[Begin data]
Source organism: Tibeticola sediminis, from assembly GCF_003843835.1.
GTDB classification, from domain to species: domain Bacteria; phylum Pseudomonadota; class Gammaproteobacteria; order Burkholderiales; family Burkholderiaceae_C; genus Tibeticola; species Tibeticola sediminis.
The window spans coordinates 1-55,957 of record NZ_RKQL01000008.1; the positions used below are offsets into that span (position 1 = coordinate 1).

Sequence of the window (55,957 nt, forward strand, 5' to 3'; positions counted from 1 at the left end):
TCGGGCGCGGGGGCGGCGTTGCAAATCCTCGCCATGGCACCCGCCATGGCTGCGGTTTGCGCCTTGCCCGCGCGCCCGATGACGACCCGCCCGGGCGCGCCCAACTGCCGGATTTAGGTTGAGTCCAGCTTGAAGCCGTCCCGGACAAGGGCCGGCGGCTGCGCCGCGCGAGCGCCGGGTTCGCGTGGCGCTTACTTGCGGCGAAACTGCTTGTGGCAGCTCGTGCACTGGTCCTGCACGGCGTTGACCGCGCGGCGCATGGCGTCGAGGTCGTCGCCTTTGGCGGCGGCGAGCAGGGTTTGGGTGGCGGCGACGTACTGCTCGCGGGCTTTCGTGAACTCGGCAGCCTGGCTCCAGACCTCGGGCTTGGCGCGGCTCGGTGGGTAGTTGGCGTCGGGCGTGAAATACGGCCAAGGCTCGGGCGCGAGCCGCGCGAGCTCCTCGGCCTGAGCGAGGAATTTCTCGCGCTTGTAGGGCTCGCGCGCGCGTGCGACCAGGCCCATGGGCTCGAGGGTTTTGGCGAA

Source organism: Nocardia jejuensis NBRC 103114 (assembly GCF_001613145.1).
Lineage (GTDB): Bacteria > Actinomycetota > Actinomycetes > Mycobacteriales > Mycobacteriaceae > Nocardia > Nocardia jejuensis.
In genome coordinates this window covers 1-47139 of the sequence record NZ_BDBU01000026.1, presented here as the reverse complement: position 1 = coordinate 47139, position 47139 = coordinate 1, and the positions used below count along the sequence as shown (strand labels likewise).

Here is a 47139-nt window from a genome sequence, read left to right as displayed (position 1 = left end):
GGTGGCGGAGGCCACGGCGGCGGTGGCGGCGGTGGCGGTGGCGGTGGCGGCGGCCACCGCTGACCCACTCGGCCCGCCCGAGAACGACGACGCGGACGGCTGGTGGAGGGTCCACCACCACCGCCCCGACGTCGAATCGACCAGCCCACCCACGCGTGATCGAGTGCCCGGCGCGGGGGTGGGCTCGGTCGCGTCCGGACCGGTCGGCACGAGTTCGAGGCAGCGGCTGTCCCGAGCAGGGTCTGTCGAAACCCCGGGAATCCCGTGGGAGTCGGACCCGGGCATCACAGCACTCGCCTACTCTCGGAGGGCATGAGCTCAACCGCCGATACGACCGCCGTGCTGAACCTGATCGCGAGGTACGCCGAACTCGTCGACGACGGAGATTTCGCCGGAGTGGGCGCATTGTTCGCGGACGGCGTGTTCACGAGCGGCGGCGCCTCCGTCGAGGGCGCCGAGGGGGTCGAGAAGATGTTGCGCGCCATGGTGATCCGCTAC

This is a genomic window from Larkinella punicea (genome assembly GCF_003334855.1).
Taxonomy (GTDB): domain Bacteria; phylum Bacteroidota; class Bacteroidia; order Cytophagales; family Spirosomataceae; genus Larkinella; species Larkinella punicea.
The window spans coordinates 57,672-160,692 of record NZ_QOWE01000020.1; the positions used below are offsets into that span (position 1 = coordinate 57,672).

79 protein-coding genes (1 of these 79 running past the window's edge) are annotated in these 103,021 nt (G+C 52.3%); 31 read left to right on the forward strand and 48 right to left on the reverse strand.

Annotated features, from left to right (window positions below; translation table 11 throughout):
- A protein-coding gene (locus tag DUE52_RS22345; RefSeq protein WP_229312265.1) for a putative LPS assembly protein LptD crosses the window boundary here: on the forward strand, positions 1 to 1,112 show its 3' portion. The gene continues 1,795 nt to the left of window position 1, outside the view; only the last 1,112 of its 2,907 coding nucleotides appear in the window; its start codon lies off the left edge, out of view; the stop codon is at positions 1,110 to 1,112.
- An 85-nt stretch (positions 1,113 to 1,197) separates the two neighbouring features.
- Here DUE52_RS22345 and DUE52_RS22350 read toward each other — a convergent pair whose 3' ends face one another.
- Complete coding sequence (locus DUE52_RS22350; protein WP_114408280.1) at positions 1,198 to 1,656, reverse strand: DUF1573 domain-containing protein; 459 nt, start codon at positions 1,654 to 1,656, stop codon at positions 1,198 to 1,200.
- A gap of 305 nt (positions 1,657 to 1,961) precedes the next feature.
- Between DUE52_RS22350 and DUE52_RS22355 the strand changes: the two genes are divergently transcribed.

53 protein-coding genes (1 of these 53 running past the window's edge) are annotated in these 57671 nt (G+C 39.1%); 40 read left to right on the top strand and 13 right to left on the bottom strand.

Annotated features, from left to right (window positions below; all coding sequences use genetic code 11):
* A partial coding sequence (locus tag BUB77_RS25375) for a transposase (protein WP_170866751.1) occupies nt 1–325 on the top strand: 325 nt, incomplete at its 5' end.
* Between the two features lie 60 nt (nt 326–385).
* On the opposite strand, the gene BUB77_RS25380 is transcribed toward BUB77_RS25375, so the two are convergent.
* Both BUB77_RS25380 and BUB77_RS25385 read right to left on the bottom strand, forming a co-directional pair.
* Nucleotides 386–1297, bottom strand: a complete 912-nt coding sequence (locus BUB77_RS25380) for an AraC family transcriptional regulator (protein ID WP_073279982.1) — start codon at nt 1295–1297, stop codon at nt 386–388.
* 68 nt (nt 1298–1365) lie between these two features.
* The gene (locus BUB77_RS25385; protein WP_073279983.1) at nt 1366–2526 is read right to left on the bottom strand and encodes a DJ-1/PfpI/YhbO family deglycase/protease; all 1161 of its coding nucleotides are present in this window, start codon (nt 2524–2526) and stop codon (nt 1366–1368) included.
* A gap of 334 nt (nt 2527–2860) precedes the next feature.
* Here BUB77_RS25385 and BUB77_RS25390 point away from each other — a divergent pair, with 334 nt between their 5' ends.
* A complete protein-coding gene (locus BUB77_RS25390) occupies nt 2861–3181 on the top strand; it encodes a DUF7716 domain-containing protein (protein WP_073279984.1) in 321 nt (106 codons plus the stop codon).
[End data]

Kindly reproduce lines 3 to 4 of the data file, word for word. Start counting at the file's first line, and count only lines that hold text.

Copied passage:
The window spans coordinates 1-55,957 of record NZ_RKQL01000008.1; the positions used below are offsets into that span (position 1 = coordinate 1).

Sequence of the window (55,957 nt, forward strand, 5' to 3'; positions counted from 1 at the left end):